When baby Aziza cries at night, Rasheed's dislike towards the baby intensifies and he kicks Laila and Aziza out of the room. After an initially hostile relationship, Mariam and Laila eventually become confidantes when Rasheed becomes enraged at Laila for giving into his sexual demands, and puts the blame on Mariam. As he goes into Mariams room with a belt to beat her, Laila follows begging him to stop. He ignores her and raises his hand, but Laila grabs his arm, crying out that he has won. Rasheed feels triumphant as Laila follows him back to their bedroom. The next day, Mariam admits to Laila that no one has ever stood up for her before. Laila asks her to take a cup of tea together, and the women begin a ritual. Aziza becomes very close to Mariam as she grows up, and Mariam treats Laila like a daughter. Laila asks Mariam if she can braid Mariams hair, and Mariam tells Laila about her child hood, her father and her own mother. Laila confides in Mariam about Aziza's true father, and explains why she married Rasheed. She tells her that she has been planning to run away from Rasheed and has been stealing money from his purse and begs Mariam to come with her. Mariam agrees. They leave Kabul for Peshawar, Pakistan, but they are betrayed at the bus station by a man they thought they could trust, arrested, and returned to Rasheed. An enraged Rasheed severely beats the two women, locks them up in different rooms and deprives them of food and water for several days, almost killing Aziza and threatening the women never to try such an antic again or he will kill them.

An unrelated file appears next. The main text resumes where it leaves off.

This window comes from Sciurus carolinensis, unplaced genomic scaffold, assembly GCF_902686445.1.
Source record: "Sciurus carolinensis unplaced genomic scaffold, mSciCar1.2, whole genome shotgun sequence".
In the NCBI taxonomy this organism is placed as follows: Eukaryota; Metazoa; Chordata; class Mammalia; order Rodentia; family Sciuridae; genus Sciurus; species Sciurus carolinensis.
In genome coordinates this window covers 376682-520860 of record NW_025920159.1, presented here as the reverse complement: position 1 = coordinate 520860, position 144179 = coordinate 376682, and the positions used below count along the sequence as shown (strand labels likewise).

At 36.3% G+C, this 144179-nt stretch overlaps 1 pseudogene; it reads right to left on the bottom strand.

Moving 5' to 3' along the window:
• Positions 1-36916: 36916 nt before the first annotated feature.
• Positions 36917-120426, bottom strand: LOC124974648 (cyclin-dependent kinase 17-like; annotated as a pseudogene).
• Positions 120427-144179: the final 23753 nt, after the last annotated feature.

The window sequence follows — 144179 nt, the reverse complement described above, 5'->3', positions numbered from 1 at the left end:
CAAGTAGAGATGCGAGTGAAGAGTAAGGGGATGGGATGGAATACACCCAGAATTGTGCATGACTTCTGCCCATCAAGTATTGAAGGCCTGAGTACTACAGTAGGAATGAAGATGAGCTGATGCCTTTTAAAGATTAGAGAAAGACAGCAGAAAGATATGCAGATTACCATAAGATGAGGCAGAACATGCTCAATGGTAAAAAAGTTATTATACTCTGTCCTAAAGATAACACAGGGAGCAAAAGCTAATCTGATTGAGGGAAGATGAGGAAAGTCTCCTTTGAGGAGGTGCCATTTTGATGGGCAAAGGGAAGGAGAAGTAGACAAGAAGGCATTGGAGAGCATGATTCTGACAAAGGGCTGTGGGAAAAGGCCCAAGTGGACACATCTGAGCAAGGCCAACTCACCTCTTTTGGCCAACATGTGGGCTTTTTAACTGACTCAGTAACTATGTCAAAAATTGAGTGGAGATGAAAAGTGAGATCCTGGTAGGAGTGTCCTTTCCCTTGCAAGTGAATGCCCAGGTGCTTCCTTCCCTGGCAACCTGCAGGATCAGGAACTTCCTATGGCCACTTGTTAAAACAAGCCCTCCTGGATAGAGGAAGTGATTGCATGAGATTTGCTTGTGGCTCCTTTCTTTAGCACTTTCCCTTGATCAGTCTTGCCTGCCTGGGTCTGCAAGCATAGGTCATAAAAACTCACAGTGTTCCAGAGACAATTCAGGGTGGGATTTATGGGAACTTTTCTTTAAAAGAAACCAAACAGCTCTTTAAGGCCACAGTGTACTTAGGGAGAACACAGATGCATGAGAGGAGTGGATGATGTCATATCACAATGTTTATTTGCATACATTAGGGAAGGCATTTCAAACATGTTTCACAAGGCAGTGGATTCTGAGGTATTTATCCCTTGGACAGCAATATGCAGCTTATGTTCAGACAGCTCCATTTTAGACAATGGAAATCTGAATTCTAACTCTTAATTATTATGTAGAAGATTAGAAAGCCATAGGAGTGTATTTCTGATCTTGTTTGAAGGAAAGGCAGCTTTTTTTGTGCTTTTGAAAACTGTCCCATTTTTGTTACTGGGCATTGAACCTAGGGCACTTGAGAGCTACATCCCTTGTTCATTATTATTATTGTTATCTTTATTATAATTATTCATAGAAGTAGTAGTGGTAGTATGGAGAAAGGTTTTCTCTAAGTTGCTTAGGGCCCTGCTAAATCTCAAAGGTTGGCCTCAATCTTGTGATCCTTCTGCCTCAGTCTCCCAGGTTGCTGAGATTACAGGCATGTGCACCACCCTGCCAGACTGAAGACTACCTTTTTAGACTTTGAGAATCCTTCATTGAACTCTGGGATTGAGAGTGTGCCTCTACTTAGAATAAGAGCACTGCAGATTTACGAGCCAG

A few years later, Laila is pregnant again. She contemplates abortion, because she is not sure she can love Rasheed's child, but cannot bring herself to do it and keeps the baby. By this time, the have risen to power in Afghanistan. They have banned television, movies and books other than the , and women are not allowed to work, wear fashionable clothes, or even wear nail polish. They have also made it difficult (if not impossible) for women to get medical attention, so when Laila goes into labor, it takes the family some time to find a hospital that is willing to admit Laila. In addition, the hospital that finally takes Laila in is desperately lacking in supplies, as the Taliban has essentially prevented those hospitals that admit women from getting them. When the baby turns out to be , the doctor informs Laila that they must perform a in order to deliver the baby. However, Laila has to endure the procedure without any , because the hospital has none to give her. When she is told, Laila screams at them, "Then cut me open! Cut me open but give me my baby!". Mariam is amazed at the depth of love that a mother can feel. The love she has for Laila and her children. Mariam stays with her for the procedure, and after always admired Laila for how much time passed before she screamed.